This is the final graph from my presentation at the Lawrence Symposium yesterday. My friend Eileen encouraged me to make a post about it as it’s one she feels quite illustrative of the reason for concern.
During the Q&A after my talk, I sorta kinda said I didn’t think the Governor legitimately won the popular vote in 2014. It occurred to me later that probably wasn’t a very ‘politically astute’ thing to say. I hope the Governor does not personal offense. Such thoughts didn’t occur to me at the time because I was talking about how I read the data shown in this chart. I get engrossed in the data analysis and don’t think about anything else.
This chart shows each of the four statewide races, Governor, Senator, Secretary of State, and Attorney General graphed in a cumulative summation analysis. In addition, the cumulative summation analysis of Wichita registered republican voters is provided to give a comparison.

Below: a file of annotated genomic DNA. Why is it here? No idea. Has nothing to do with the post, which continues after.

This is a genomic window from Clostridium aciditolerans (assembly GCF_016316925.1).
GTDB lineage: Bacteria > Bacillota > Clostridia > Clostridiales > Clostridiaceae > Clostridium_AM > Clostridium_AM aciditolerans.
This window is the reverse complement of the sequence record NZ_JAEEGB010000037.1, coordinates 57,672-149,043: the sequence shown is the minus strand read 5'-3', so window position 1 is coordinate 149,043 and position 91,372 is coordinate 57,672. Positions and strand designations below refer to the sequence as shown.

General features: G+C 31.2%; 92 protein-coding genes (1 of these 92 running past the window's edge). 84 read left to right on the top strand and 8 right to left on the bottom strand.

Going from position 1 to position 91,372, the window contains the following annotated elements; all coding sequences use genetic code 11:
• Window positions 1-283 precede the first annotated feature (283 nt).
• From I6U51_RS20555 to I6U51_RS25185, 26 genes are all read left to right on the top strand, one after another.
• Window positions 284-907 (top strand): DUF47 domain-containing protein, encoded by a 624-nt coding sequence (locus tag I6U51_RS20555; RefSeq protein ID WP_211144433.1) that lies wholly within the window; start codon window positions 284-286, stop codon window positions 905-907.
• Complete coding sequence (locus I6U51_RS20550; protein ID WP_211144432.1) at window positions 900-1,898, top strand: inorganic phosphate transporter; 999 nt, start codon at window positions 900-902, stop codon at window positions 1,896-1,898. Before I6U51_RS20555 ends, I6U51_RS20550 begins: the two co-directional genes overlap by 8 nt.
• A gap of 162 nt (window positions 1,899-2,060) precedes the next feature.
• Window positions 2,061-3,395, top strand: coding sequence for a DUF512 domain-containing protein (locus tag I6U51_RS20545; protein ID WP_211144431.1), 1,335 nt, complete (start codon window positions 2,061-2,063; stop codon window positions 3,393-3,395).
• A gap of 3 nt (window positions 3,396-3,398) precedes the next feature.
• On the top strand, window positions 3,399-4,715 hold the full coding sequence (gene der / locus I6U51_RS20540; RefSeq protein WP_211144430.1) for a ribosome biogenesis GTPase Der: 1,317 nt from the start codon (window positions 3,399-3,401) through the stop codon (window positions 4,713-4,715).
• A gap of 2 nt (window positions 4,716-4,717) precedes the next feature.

In the cumulative summation models, as the models accumulates more data (think moving left to right across the graph) we expect it to converge to the average quickly and show decreasing differences randomly distributed around the mean. When we see a pattern of the model increasing or decreasing, it indicates that the sequencing of the summation is not random, but has a relationship with the share of the vote achieved.
In the graph above, the % registered republican voters shows a pattern that is not visually distinguishable from random. The four races all show a clearly non-random pattern with striking similarities. All show the pattern of increasing republican share of the vote with increasing votes cast.
These are not independent datasets. The four races all show a similar pattern because they are highly correlated. The pattern itself is the troubling thing.